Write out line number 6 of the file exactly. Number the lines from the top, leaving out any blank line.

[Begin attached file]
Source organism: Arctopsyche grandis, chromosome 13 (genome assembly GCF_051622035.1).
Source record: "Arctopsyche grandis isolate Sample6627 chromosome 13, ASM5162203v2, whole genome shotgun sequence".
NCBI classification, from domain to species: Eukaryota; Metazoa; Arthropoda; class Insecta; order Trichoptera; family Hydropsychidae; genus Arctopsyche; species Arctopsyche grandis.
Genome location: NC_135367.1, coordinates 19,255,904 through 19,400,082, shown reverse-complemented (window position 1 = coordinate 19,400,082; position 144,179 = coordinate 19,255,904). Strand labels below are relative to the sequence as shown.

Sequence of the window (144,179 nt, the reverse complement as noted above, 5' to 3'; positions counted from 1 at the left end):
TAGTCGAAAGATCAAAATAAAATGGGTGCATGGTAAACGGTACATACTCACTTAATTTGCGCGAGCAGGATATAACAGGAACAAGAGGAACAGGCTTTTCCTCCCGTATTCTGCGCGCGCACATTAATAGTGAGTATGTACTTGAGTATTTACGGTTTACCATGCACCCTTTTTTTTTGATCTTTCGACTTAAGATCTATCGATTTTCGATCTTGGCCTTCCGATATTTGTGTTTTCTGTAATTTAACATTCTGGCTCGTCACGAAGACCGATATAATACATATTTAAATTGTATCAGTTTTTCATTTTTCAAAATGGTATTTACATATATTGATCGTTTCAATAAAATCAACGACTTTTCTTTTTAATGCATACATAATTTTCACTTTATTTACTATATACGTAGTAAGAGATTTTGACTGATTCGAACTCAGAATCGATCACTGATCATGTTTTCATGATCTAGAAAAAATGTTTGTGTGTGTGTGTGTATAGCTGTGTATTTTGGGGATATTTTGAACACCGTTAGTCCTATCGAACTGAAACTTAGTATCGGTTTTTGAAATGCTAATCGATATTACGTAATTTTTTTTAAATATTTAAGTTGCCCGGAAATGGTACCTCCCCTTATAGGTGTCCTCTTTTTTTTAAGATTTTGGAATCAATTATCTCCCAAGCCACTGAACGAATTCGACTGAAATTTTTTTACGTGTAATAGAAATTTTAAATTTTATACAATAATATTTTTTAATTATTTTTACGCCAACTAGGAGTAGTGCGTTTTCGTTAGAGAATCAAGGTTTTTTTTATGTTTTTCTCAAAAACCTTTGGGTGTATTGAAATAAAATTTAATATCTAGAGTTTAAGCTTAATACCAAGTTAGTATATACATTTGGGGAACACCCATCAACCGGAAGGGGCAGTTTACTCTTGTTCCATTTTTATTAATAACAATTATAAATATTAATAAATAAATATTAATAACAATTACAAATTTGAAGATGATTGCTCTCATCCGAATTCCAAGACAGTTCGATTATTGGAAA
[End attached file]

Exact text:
TAGTCGAAAGATCAAAATAAAATGGGTGCATGGTAAACGGTACATACTCACTTAATTTGCGCGAGCAGGATATAACAGGAACAAGAGGAACAGGCTTTTCCTCCCGTATTCTGCGCGCGCACATTAATAGTGAGTATGTACTTGAGTATTTACGGTTTACCATGCACCCTTTTTTTTTGATCTTTCGACTTAAGATCTATCGATTTTCGATCTTGGCCTTCCGATATTTGTGTTTTCTGTAATTTAACATTCTGGCTCGTCACGAAGACCGATATAATACATATTTAAATTGTATCAGTTTTTCATTTTTCAAAATGGTATTTACATATATTGATCGTTTCAATAAAATCAACGACTTTTCTTTTTAATGCATACATAATTTTCACTTTATTTACTATATACGTAGTAAGAGATTTTGACTGATTCGAACTCAGAATCGATCACTGATCATGTTTTCATGATCTAGAAAAAATGTTTGTGTGTGTGTGTGTATAGCTGTGTATTTTGGGGATATTTTGAACACCGTTAGTCCTATCGAACTGAAACTTAGTATCGGTTTTTGAAATGCTAATCGATATTACGTAATTTTTTTTAAATATTTAAGTTGCCCGGAAATGGTACCTCCCCTTATAGGTGTCCTCTTTTTTTTAAGATTTTGGAATCAATTATCTCCCAAGCCACTGAACGAATTCGACTGAAATTTTTTTACGTGTAATAGAAATTTTAAATTTTATACAATAATATTTTTTAATTATTTTTACGCCAACTAGGAGTAGTGCGTTTTCGTTAGAGAATCAAGGTTTTTTTTATGTTTTTCTCAAAAACCTTTGGGTGTATTGAAATAAAATTTAATATCTAGAGTTTAAGCTTAATACCAAGTTAGTATATACATTTGGGGAACACCCATCAACCGGAAGGGGCAGTTTACTCTTGTTCCATTTTTATTAATAACAATTATAAATATTAATAAATAAATATTAATAACAATTACAAATTTGAAGATGATTGCTCTCATCCGAATTCCAAGACAGTTCGATTATTGGAAA